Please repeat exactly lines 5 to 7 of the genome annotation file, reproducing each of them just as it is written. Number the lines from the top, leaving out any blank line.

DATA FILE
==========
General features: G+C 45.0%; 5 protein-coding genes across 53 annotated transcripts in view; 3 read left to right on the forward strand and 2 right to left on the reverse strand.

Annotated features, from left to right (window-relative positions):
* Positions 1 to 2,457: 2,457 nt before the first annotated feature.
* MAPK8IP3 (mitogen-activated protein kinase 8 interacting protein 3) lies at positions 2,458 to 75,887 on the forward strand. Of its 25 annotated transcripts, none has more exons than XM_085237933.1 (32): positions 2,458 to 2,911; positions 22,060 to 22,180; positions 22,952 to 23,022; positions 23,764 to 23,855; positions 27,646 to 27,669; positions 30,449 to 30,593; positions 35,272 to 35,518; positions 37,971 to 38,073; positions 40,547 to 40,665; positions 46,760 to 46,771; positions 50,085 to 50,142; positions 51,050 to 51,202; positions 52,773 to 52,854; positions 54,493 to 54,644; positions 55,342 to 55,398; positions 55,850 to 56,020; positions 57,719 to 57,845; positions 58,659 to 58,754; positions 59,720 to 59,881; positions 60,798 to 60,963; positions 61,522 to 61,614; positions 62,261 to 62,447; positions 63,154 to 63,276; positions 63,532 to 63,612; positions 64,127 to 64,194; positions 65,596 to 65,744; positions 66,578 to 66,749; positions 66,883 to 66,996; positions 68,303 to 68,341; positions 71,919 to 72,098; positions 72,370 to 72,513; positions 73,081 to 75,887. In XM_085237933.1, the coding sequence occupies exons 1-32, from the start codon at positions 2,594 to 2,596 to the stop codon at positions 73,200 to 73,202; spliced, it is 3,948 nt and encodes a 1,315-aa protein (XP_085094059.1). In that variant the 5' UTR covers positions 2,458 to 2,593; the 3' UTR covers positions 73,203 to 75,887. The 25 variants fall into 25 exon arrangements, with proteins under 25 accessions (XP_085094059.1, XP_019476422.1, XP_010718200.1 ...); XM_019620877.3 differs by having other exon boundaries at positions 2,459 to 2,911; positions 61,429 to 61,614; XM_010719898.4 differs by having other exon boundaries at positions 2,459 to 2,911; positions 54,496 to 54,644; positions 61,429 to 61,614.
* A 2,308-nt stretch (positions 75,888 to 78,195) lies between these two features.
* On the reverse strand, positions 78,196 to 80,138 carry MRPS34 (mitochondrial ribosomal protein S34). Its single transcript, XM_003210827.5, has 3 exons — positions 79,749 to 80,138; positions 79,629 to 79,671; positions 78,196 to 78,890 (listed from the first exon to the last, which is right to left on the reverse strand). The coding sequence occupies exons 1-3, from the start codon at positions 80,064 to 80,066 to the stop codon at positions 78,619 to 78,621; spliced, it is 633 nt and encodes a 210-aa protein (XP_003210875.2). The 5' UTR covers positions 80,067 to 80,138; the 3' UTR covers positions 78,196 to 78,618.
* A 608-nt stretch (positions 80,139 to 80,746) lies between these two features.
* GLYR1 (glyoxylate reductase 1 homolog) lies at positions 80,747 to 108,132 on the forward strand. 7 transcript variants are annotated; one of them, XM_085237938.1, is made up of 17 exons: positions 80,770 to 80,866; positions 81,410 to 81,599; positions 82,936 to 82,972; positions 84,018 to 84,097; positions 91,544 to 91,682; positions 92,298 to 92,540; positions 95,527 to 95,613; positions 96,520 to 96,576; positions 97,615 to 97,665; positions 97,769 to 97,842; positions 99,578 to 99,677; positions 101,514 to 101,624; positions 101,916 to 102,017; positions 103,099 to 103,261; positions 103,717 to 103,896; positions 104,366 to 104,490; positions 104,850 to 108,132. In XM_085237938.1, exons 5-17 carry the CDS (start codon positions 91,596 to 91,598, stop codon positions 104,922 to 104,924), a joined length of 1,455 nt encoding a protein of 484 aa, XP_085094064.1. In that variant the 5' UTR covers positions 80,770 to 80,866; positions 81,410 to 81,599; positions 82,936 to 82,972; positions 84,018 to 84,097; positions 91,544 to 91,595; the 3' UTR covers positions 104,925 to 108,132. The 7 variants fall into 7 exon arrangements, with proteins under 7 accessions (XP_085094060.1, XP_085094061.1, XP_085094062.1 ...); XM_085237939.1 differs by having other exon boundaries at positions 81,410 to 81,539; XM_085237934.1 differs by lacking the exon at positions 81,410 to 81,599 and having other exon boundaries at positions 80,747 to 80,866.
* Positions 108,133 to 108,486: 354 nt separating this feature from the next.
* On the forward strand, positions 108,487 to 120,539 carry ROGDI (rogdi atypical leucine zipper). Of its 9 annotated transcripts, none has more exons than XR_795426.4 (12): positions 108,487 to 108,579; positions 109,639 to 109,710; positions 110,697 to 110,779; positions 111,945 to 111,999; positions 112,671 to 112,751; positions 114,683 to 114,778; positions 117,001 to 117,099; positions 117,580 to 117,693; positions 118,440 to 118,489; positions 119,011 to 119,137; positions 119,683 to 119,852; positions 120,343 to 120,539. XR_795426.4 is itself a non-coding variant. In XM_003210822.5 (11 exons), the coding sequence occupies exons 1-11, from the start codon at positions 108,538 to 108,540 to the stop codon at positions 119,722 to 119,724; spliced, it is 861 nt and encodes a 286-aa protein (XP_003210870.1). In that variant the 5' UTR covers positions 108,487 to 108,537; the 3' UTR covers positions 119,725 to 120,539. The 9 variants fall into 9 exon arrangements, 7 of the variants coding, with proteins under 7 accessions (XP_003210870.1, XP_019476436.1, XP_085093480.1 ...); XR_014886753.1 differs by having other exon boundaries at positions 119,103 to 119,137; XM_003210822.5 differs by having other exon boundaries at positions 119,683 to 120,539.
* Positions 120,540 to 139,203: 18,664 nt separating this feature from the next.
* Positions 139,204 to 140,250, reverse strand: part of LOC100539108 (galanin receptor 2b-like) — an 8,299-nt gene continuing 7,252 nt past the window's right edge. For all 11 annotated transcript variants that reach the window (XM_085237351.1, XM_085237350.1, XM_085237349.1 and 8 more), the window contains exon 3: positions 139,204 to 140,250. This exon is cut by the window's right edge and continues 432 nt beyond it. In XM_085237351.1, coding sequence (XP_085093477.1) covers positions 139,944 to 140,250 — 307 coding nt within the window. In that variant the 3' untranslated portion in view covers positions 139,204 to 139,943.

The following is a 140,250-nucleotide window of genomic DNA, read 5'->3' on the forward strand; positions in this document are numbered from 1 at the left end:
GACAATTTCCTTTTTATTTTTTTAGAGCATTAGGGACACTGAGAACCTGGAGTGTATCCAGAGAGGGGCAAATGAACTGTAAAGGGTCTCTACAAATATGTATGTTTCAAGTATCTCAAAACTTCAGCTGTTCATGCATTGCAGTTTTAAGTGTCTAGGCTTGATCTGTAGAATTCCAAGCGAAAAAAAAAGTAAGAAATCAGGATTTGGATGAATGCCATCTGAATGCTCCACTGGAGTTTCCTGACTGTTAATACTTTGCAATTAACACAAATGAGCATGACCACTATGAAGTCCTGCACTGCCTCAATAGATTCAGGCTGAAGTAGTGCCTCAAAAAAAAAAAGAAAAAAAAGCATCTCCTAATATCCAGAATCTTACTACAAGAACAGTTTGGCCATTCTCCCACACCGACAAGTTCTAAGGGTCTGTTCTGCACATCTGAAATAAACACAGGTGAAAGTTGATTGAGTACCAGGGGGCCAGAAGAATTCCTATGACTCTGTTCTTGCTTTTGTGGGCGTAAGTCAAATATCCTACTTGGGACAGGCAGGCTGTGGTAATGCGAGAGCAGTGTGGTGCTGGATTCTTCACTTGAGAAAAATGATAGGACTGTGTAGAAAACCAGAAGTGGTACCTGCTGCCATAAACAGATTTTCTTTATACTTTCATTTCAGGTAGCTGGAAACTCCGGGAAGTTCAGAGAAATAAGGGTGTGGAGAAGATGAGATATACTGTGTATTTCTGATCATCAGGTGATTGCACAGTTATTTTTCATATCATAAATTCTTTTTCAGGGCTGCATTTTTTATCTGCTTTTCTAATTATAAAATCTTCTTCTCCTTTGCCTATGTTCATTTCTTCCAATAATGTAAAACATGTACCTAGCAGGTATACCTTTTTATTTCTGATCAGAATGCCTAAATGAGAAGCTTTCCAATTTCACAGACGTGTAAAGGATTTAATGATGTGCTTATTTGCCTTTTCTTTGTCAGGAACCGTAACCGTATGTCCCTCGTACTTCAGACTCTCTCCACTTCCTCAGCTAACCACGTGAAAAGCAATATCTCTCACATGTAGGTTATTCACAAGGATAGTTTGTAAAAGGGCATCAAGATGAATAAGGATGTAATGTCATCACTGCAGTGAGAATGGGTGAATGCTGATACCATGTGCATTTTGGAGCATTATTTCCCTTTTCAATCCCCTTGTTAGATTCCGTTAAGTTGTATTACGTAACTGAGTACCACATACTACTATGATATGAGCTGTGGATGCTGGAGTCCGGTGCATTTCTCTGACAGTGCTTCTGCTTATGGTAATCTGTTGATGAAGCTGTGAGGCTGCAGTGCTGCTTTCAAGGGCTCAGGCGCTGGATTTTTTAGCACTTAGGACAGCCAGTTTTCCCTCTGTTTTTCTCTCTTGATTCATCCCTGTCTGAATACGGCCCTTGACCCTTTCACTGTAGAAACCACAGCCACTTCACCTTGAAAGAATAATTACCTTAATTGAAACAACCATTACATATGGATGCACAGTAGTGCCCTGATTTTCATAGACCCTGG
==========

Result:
* A 2,308-nt stretch (positions 75,888 to 78,195) lies between these two features.
* On the reverse strand, positions 78,196 to 80,138 carry MRPS34 (mitochondrial ribosomal protein S34). Its single transcript, XM_003210827.5, has 3 exons — positions 79,749 to 80,138; positions 79,629 to 79,671; positions 78,196 to 78,890 (listed from the first exon to the last, which is right to left on the reverse strand). The coding sequence occupies exons 1-3, from the start codon at positions 80,064 to 80,066 to the stop codon at positions 78,619 to 78,621; spliced, it is 633 nt and encodes a 210-aa protein (XP_003210875.2). The 5' UTR covers positions 80,067 to 80,138; the 3' UTR covers positions 78,196 to 78,618.
* A 608-nt stretch (positions 80,139 to 80,746) lies between these two features.